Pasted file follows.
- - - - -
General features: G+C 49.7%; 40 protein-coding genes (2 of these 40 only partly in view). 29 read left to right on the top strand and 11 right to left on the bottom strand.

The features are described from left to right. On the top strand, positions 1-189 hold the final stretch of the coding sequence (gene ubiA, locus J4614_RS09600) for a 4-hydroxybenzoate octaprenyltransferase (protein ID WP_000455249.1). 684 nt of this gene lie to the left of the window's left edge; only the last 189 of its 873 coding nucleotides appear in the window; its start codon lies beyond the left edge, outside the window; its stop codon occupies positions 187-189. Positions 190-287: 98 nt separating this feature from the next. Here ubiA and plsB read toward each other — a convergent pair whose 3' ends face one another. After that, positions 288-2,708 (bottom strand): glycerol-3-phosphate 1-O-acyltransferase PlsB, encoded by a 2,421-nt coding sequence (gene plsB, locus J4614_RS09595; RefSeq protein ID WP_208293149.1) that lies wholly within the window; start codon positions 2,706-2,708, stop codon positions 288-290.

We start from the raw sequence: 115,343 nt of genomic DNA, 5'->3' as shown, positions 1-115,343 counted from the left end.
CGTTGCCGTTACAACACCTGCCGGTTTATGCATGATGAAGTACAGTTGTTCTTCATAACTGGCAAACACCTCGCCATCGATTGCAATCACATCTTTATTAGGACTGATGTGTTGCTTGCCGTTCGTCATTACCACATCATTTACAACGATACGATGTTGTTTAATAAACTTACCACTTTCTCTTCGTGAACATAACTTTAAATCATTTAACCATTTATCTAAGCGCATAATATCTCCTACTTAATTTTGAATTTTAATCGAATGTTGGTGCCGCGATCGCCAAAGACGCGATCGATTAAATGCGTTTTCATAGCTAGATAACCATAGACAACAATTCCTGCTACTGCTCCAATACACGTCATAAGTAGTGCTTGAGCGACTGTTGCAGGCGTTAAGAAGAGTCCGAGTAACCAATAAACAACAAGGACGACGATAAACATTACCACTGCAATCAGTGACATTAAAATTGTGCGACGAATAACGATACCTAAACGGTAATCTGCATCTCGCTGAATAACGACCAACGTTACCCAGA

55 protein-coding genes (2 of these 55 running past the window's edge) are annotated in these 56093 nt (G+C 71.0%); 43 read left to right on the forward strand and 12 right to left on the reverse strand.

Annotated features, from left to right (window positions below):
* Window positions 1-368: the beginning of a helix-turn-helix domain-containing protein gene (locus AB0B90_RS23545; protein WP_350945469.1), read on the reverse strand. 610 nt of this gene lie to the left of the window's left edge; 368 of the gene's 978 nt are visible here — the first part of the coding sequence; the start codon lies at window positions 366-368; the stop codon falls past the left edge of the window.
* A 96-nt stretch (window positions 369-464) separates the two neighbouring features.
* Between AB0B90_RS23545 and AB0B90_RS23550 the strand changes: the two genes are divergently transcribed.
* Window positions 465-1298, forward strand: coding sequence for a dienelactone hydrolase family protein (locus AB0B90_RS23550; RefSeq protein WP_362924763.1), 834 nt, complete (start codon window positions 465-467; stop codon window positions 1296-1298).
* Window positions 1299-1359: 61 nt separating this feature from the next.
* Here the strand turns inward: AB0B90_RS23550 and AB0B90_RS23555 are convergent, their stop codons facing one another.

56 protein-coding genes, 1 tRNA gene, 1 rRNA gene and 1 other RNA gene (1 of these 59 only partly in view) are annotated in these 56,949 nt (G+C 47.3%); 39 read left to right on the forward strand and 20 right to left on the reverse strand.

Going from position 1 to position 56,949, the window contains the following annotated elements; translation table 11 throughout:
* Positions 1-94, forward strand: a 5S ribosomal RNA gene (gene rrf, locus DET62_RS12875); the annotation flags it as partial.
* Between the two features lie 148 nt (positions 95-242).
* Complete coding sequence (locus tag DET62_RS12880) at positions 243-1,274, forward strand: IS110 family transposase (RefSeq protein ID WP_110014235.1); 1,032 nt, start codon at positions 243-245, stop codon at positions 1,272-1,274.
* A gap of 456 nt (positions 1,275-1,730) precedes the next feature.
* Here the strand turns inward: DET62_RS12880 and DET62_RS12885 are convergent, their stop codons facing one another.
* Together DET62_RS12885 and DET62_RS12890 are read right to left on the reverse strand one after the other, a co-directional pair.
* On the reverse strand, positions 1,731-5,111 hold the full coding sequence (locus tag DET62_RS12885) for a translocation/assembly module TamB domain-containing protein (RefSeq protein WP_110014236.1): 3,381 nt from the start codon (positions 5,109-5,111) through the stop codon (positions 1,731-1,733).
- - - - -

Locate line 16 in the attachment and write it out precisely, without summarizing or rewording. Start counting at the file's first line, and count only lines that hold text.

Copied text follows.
* Between the two features lie 148 nt (positions 95-242).